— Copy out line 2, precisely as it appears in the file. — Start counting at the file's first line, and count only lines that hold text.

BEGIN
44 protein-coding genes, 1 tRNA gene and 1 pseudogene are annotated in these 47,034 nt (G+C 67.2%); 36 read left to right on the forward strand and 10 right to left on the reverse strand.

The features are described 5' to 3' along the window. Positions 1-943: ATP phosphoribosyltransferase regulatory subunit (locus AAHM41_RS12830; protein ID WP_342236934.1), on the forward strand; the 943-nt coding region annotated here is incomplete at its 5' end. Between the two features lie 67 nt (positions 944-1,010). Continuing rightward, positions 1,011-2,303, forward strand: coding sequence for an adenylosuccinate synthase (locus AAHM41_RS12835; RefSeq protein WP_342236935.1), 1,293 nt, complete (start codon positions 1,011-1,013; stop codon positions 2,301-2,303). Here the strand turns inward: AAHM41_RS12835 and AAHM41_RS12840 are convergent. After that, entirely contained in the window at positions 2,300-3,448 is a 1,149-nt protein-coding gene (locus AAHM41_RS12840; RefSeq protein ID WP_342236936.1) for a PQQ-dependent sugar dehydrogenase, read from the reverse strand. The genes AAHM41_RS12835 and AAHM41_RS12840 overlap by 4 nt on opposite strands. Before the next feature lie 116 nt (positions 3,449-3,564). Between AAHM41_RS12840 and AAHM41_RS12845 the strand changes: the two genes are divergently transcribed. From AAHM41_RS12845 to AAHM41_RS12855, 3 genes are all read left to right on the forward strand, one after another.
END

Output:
The features are described 5' to 3' along the window. Positions 1-943: ATP phosphoribosyltransferase regulatory subunit (locus AAHM41_RS12830; protein ID WP_342236934.1), on the forward strand; the 943-nt coding region annotated here is incomplete at its 5' end. Between the two features lie 67 nt (positions 944-1,010). Continuing rightward, positions 1,011-2,303, forward strand: coding sequence for an adenylosuccinate synthase (locus AAHM41_RS12835; RefSeq protein WP_342236935.1), 1,293 nt, complete (start codon positions 1,011-1,013; stop codon positions 2,301-2,303). Here the strand turns inward: AAHM41_RS12835 and AAHM41_RS12840 are convergent. After that, entirely contained in the window at positions 2,300-3,448 is a 1,149-nt protein-coding gene (locus AAHM41_RS12840; RefSeq protein ID WP_342236936.1) for a PQQ-dependent sugar dehydrogenase, read from the reverse strand. The genes AAHM41_RS12835 and AAHM41_RS12840 overlap by 4 nt on opposite strands. Before the next feature lie 116 nt (positions 3,449-3,564). Between AAHM41_RS12840 and AAHM41_RS12845 the strand changes: the two genes are divergently transcribed. From AAHM41_RS12845 to AAHM41_RS12855, 3 genes are all read left to right on the forward strand, one after another.